Missy Elliott On Being the First Female Rapper in Rock & Roll Hall of Fame: “Words Cannot Describe”

Missy Elliott is set to become the first female rapper to be inducted into the Rock & Roll Hall of Fame. She recently sat down with Robin Roberts of Good Morning America to talk about her emotions surrounding the honor and how she’s preparing for the big event.

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“Words cannot describe,” she said when asked for her thoughts about the honor. “It just hasn’t clicked.” She shared that as a hip-hop artist, being inducted into the Rock & Roll Hall of Fame “seemed so far out of reach.” The Hall of Fame is a prestigious honor for artists and one that celebrates a successful, expansive body of work. Elliott is finally eligible to be inducted, as it’s been at least 25 years since the release of her first record.

That would be Supa Dupa Fly from 1997, which featured the singles “The Rain (Supa Dupa Fly),” “Sock It 2 Me,” “Hit Em wit da Hee,” and “Beep Me 911.” It was a testament to Elliott’s talents, but also to the talents of her friends; the album had features from Busta Rhymes, Lil Kim, Magoo, Aaliyah, Ginuwine, and Da Brat.

[RELATED: Missy Elliott Joins Remix of Viral Hit “You Wish”]

Another close friend of Elliott’s will be introducing her at the induction ceremony: Queen Latifah, who Elliott said she’s known for 20 years. “She’s somebody that, like I said, ‘come before me, open that door, left it open,'” said Elliott. “And I owe so many flowers, bouquets. It’s not enough bouquets for those women that came before me. And she’s one of those women.”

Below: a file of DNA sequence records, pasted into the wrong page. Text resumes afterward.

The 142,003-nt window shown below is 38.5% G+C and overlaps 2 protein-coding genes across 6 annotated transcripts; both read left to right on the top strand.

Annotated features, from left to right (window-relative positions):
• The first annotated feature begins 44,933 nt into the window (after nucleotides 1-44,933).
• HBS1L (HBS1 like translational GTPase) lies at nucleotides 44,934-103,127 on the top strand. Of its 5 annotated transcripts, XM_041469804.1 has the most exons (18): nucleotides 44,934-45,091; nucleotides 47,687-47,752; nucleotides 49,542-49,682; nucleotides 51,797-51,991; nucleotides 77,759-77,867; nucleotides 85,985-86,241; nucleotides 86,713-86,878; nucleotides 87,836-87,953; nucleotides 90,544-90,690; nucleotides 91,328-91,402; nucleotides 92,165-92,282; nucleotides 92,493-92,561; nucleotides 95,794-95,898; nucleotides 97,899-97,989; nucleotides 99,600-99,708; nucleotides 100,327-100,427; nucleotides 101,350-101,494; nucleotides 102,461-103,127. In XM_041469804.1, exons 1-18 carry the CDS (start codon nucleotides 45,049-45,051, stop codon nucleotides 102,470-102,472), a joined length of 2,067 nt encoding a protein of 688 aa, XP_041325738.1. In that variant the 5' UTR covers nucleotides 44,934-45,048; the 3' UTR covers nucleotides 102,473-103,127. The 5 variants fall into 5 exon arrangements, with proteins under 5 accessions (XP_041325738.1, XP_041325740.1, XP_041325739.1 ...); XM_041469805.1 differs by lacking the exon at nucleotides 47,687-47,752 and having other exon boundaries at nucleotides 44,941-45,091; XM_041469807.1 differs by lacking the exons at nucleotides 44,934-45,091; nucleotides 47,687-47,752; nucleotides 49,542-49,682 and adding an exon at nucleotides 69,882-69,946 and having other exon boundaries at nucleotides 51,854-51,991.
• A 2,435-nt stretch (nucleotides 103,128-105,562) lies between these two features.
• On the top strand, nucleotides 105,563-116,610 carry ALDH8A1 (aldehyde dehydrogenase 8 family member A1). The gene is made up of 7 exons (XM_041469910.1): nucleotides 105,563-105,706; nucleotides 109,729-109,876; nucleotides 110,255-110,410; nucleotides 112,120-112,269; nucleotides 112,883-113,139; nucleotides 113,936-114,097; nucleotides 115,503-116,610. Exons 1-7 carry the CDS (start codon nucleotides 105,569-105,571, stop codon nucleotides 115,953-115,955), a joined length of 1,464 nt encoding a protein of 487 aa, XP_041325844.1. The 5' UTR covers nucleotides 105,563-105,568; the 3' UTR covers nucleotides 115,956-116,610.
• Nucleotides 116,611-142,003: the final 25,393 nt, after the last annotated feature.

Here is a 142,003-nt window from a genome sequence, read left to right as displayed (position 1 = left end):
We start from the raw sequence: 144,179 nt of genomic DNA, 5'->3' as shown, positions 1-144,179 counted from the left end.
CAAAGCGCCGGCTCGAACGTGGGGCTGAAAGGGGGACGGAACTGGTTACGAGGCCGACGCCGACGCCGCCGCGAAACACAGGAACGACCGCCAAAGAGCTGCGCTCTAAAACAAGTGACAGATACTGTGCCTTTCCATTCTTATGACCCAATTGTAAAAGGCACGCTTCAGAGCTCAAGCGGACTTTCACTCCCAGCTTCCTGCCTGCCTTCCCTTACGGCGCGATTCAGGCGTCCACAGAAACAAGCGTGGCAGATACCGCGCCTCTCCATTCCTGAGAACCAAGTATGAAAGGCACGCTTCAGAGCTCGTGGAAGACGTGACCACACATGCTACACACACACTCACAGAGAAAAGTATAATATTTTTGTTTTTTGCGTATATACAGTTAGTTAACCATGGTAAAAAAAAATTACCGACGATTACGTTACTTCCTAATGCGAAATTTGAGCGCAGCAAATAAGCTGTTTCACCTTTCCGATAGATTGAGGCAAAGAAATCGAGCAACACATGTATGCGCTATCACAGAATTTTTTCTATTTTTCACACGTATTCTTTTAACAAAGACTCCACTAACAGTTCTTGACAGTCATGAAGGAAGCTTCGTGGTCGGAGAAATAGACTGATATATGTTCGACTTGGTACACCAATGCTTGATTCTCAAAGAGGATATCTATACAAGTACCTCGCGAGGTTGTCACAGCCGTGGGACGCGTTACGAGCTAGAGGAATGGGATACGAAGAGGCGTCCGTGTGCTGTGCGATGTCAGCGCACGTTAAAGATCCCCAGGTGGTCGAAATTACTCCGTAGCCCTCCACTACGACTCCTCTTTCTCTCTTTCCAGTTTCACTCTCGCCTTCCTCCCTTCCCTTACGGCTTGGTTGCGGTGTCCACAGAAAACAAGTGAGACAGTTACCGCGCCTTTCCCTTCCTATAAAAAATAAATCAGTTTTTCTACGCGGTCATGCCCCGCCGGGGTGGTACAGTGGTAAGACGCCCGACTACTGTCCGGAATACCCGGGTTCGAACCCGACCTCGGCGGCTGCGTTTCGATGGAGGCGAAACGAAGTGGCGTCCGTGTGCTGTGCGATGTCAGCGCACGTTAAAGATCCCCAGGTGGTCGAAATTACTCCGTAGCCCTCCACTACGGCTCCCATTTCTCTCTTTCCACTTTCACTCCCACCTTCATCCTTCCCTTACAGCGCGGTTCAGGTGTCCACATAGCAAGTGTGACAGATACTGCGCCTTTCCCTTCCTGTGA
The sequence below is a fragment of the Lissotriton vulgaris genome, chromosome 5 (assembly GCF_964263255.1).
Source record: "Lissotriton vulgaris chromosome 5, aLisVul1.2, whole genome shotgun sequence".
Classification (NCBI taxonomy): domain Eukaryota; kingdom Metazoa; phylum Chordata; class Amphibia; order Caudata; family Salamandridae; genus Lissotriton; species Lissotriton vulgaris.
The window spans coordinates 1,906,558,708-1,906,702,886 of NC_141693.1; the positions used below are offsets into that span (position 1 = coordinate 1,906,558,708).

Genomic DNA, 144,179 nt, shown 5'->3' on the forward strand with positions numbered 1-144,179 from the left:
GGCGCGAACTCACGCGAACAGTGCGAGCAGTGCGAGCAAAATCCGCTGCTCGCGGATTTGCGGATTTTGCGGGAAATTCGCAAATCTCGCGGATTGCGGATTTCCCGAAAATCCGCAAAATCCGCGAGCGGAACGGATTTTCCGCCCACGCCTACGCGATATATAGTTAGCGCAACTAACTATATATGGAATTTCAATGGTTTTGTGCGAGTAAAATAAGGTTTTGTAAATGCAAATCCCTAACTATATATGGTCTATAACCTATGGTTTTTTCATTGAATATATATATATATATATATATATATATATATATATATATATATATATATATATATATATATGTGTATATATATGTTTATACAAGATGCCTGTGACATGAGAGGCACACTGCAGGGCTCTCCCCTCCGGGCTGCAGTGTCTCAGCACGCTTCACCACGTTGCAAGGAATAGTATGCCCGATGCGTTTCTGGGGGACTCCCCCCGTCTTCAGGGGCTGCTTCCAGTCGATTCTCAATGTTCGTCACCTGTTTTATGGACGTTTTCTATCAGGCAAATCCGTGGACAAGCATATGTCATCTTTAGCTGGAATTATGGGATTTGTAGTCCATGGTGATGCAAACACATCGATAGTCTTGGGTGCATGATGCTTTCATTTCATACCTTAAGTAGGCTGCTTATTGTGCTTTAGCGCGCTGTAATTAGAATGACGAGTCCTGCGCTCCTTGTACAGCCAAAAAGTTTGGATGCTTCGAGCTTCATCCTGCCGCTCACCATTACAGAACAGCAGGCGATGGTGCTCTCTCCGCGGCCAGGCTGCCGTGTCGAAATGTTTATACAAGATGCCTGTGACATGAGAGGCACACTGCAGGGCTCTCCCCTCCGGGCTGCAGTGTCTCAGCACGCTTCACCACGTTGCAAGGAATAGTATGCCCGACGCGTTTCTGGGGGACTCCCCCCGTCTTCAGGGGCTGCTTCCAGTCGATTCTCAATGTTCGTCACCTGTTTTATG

When speaking about the other inductees, Elliott admitted, “I love Chaka [Khan], and Sheryl Crow, Willie Nelson, to even be at a table with them is a blessing, past a blessing, there’s got a be a bigger word for that.”

“Rock and roll to me is a gumbo of different styles of music,” said Elliott when asked what rock and roll means to her. “I think we get this thing where, rock and roll, you gotta have a guitar. It’s like saying hip-hop is just rap when we have incorporated jazz, we have incorporated blues.”

Now, Elliott is not only making personal history for herself, but for female rappers everywhere, and on the 50th anniversary of hip-hop, no less. “No matter what people say,” said Elliott, “the hip-hop world is something special and unique.” When asked what advice she would give to her younger self, Elliott reiterated those adjectives, saying “I would tell her, ‘You know what? There is a bright future for you, and keep goin’. That girl knew, too,” she said, “that she had somethin’ that was different and unique.”

Photo by Paras Griffin/Getty Images for Strength Of A Woman Festival & Summit

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